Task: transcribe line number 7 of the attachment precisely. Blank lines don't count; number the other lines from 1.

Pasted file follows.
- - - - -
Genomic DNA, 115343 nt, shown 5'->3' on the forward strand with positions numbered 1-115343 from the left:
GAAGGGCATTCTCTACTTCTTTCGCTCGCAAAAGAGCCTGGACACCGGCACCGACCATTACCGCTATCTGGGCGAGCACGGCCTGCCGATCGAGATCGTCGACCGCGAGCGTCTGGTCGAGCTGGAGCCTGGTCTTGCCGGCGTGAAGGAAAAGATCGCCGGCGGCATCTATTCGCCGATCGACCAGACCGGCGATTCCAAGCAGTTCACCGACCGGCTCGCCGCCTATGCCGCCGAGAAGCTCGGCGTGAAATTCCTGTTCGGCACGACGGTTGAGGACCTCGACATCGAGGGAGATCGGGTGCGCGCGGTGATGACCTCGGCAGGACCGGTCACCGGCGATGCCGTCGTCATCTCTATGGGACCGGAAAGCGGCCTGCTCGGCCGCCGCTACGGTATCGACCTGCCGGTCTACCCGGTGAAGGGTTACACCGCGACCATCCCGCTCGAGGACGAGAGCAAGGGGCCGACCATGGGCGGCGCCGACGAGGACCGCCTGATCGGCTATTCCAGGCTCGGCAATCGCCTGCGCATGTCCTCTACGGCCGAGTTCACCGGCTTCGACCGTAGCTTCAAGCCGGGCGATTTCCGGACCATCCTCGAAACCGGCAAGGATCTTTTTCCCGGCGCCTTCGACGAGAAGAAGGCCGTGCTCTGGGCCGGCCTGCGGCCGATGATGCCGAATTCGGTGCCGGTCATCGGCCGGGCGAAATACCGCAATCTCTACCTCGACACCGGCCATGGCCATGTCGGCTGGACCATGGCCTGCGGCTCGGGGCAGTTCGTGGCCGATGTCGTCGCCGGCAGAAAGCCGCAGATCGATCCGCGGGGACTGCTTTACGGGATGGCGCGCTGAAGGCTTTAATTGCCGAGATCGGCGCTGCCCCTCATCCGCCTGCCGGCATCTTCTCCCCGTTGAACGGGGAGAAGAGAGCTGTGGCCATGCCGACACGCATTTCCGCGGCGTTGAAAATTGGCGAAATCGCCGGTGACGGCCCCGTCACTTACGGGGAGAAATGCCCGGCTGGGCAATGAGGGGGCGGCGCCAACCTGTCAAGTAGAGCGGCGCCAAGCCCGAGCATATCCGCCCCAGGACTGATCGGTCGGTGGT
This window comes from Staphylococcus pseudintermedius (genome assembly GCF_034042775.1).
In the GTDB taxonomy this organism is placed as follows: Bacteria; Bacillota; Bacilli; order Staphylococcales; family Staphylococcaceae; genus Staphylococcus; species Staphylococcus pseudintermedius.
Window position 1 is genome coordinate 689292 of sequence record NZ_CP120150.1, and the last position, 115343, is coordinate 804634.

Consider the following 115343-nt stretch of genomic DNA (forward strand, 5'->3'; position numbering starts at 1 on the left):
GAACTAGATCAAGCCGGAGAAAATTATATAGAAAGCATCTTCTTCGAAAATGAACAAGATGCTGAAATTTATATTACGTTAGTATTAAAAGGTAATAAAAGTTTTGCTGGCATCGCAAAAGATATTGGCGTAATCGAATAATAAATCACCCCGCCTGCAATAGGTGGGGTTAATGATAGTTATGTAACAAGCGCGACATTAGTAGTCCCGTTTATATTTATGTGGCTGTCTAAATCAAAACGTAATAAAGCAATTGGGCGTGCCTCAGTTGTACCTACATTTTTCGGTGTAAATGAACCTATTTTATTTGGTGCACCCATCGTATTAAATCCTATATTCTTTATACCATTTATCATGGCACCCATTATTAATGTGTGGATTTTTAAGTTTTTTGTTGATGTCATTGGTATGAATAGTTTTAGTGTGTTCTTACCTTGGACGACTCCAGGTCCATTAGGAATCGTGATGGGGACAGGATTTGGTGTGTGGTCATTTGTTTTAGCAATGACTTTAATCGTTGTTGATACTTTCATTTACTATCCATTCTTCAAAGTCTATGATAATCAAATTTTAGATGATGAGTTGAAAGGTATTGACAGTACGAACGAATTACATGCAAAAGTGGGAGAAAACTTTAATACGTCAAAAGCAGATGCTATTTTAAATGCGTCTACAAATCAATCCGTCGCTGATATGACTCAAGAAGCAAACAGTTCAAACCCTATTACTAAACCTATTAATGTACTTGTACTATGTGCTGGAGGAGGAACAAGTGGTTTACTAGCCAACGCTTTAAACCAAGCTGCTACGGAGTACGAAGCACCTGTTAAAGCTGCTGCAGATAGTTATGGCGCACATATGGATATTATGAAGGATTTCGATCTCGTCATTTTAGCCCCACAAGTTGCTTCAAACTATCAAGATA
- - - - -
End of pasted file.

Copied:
GAACTAGATCAAGCCGGAGAAAATTATATAGAAAGCATCTTCTTCGAAAATGAACAAGATGCTGAAATTTATATTACGTTAGTATTAAAAGGTAATAAAAGTTTTGCTGGCATCGCAAAAGATATTGGCGTAATCGAATAATAAATCACCCCGCCTGCAATAGGTGGGGTTAATGATAGTTATGTAACAAGCGCGACATTAGTAGTCCCGTTTATATTTATGTGGCTGTCTAAATCAAAACGTAATAAAGCAATTGGGCGTGCCTCAGTTGTACCTACATTTTTCGGTGTAAATGAACCTATTTTATTTGGTGCACCCATCGTATTAAATCCTATATTCTTTATACCATTTATCATGGCACCCATTATTAATGTGTGGATTTTTAAGTTTTTTGTTGATGTCATTGGTATGAATAGTTTTAGTGTGTTCTTACCTTGGACGACTCCAGGTCCATTAGGAATCGTGATGGGGACAGGATTTGGTGTGTGGTCATTTGTTTTAGCAATGACTTTAATCGTTGTTGATACTTTCATTTACTATCCATTCTTCAAAGTCTATGATAATCAAATTTTAGATGATGAGTTGAAAGGTATTGACAGTACGAACGAATTACATGCAAAAGTGGGAGAAAACTTTAATACGTCAAAAGCAGATGCTATTTTAAATGCGTCTACAAATCAATCCGTCGCTGATATGACTCAAGAAGCAAACAGTTCAAACCCTATTACTAAACCTATTAATGTACTTGTACTATGTGCTGGAGGAGGAACAAGTGGTTTACTAGCCAACGCTTTAAACCAAGCTGCTACGGAGTACGAAGCACCTGTTAAAGCTGCTGCAGATAGTTATGGCGCACATATGGATATTATGAAGGATTTCGATCTCGTCATTTTAGCCCCACAAGTTGCTTCAAACTATCAAGATA